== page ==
Large semiconductor fabs use as much as 100 megawatt-hours of power each hour, which is more than automotive plants or oil refineries do, according to a report from McKinsey and Company. Electricity can account for up to 30 percent of fab operating costs, in some markets. There are many opportunities to improve power usage and management to help lower fabs energy profiles.
The good news is that several segments in the semiconductor manufacturing area are responding. For example, one of the largest manufactures of capital equipment for the semiconductor fab segment is Applied Materials. The company’s president and CEO Gary Dickerson announced late last year ambitious targets to improve the environmental impact of its operations, including a commitment to 100 percent renewable energy sourcing worldwide by 2030. For its extensive U.S. operations, Dickerson pledged that the switch to renewable energies would be completed much faster, by 2022, including a plan to purchase a significant fraction of the energy coming from the White Mesa Wind project in Texas, as covered by Semiconductor Digest.
Semiconductor fab consumption.
The challenge of energy consumption has become a topic of concern at many recent conferences. Greg Yeric, Arm Fellow and frequent keynote speaker, has discussed the energy consumption problems facing the semiconductor space. He cautioned that with this amazing progress comes global responsibility. The systems that the EDA tool and semiconductor fab community have enabled are using an increasingly large slice of the world's energy output. Numerous new headlines have attested to how Facebook and Google data centers, as well as Bitcoin mining, continue to gobble up most of the world’s electricity. This is particularly concerning from a sustainability perspective as the chip and electronics industry continues to grow.
Data poised to dominate.
Just one example of this continued growth comes from the much-anticipated roll-out and proliferation of 5G technology, which will shift the data paradigm from person-to-machine connectivity to machine-to-machine in just a few years. According to Yeric, that trend is shown in energy forecasts as inflection points right around the time from a consumer device-dominated perspective to one that's taken-over by networks and data centers.
Construction with Concrete
The creation of concrete accounts for 7 percent of global CO2 emissions, according to the International Energy Agency. A report from MIT states that “production of a ton of steel generates almost two tons of CO2 emissions, according to steel industry figures, accounting for as much as 5 percent of the world’s total greenhouse-gas emissions.”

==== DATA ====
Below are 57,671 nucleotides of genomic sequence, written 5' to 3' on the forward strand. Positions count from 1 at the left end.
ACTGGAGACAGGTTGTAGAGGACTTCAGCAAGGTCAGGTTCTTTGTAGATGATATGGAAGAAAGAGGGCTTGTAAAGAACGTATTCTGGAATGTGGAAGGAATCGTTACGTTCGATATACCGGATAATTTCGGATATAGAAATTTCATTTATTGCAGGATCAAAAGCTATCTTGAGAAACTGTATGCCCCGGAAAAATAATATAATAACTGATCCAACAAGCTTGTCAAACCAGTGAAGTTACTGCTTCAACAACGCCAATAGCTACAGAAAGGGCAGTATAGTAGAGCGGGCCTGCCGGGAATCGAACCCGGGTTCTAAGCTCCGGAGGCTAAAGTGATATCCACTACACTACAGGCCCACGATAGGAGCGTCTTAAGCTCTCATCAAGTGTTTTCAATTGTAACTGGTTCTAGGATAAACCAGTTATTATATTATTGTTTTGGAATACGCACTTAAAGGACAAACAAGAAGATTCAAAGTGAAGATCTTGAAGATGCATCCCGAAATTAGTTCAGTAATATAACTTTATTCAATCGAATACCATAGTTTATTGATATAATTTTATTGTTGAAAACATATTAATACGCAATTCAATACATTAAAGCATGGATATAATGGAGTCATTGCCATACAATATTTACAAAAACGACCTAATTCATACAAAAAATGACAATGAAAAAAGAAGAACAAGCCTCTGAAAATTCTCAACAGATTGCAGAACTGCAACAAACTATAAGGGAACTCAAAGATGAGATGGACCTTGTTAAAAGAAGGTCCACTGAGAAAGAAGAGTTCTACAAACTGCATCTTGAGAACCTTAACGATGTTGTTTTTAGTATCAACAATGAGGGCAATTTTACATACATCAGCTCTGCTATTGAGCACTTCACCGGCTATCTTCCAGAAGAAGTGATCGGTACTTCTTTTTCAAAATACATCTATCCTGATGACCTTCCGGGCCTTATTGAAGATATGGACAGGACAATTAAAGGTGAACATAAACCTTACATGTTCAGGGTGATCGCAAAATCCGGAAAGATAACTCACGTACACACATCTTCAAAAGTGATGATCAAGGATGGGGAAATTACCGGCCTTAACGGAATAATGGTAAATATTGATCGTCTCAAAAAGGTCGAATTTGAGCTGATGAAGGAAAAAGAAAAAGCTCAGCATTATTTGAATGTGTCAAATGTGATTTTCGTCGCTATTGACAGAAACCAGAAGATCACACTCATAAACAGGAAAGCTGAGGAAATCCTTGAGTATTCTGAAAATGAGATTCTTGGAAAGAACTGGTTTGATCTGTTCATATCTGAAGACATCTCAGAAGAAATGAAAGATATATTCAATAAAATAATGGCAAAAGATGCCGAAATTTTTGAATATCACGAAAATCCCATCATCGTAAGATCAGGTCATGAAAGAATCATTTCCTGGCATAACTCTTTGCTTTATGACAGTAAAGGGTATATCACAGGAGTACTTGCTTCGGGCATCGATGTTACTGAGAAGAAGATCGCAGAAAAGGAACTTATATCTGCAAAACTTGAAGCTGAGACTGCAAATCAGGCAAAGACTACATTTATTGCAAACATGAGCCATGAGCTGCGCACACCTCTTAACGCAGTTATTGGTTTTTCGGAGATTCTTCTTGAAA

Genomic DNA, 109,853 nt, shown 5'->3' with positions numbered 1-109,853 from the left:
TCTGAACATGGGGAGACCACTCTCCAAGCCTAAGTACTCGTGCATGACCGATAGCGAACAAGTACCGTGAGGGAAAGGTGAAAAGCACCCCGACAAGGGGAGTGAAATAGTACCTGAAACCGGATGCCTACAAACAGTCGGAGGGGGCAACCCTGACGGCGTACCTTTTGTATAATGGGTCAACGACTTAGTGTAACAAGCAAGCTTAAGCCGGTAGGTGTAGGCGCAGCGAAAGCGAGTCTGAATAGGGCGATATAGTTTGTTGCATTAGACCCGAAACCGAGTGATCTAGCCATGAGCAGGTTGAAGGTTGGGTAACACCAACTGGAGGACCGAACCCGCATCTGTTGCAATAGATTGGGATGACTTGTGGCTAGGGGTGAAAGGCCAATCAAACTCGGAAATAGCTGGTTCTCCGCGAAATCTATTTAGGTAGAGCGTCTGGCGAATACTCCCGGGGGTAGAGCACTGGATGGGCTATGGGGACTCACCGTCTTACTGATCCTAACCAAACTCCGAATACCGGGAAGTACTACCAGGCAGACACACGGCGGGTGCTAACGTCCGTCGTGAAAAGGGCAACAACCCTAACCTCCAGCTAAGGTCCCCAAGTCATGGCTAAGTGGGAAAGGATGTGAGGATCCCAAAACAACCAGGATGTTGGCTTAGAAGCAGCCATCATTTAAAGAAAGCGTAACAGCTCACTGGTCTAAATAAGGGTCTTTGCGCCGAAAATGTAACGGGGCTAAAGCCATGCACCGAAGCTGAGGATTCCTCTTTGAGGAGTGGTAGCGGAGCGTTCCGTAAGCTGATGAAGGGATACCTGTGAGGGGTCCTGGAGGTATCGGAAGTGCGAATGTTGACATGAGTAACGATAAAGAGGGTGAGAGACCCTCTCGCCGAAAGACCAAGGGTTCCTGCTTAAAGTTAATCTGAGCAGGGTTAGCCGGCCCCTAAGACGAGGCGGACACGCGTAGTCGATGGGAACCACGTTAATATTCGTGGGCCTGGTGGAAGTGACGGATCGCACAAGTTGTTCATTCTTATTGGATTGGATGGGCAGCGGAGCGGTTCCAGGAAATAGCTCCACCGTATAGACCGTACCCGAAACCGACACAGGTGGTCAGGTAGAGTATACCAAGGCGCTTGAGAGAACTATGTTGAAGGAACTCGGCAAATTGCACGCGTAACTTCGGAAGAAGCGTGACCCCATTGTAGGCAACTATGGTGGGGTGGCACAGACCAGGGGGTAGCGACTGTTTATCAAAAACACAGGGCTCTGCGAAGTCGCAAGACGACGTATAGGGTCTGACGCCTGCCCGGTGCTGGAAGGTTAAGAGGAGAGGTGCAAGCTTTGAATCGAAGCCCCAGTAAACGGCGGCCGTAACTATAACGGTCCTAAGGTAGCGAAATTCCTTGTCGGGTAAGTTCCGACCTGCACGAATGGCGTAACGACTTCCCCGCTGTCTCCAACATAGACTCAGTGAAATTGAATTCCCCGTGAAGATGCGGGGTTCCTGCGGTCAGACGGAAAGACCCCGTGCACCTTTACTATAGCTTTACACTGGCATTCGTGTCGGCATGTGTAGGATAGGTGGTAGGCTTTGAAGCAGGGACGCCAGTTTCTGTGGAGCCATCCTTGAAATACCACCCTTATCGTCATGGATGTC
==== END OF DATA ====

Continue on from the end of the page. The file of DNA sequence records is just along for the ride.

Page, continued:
Until recently, the problem has been generating the heat required to make cement, steel, and glass. Consider the process of creating cement, which comes from the heating of a raw mix of limestone and clay to sintering temperatures in a kiln. Similarly, steel is made by heating iron ore with carbon. Finally, glass is created by heating ordinary sand (i.e., mostly silicon dioxide) at very high temperatures until it melts.
Obtaining the pre-requisite extreme heat from solar panels has been an elusive goal – until now. Heliogen, a secretive startup back by Bill Gates, appears to have achieved this goal with technology based on solar panel mirrors and artificial intelligence (AI). The company has recently emerged from stealth mode to announce a way to have AI control a field of mirrors to reflect so much sunlight that it generates heat above 1,000 degrees Celsius. Heliogen reportedly combines computer vision software, automatic edge detection, and other sophisticated technologies to train a field of mirrors to reflect solar beams to one single spot.
What happens when the sun is not shining? In that case, the required solar energy (heat) could be held in storage. This is the advantage of CSP panels. One way that high heat energy has been stored in the past is with molten-salt technology. Molten salts in large tanks have been used as a thermal energy storage method. It isn’t clear if this is the technique that Heliogen would use.
The biggest selling point with Heliogen’s approach is that sunlight is free, unlike fossil fuels that must rely on coal, oil, or natural gas. This economic advantage, combined with the use of modern mirror- and AI-based technology, is good news for our endangered planet.
Heliogen’s solar panel cement facility.
John Blyler is a Design News senior editor, covering the electronics and advanced manufacturing spaces. With a BS in Engineering Physics and an MS in Electrical Engineering, he has years of hardware-software-network systems experience as an editor and engineer within the advanced manufacturing, IoT and semiconductor industries. John has co-authored books related to system engineering and electronics for IEEE, Wiley, and Elsevier.
About the Author(s)
John Blyler is a former Design News senior editor, covering the electronics and advanced manufacturing spaces. With a BS in Engineering Physics and an MS in Electrical Engineering, he has years of hardware-software-network systems experience as an engineer and editor within the advanced manufacturing, IoT and semiconductor industries. John has co-authored books related to RF design, system engineering and electronics for IEEE, Wiley, and Elsevier. John currently serves as a standard’s editor for Accellera-IEEE. He has been an affiliate professor at Portland State Univ and a lecturer at UC-Irvine.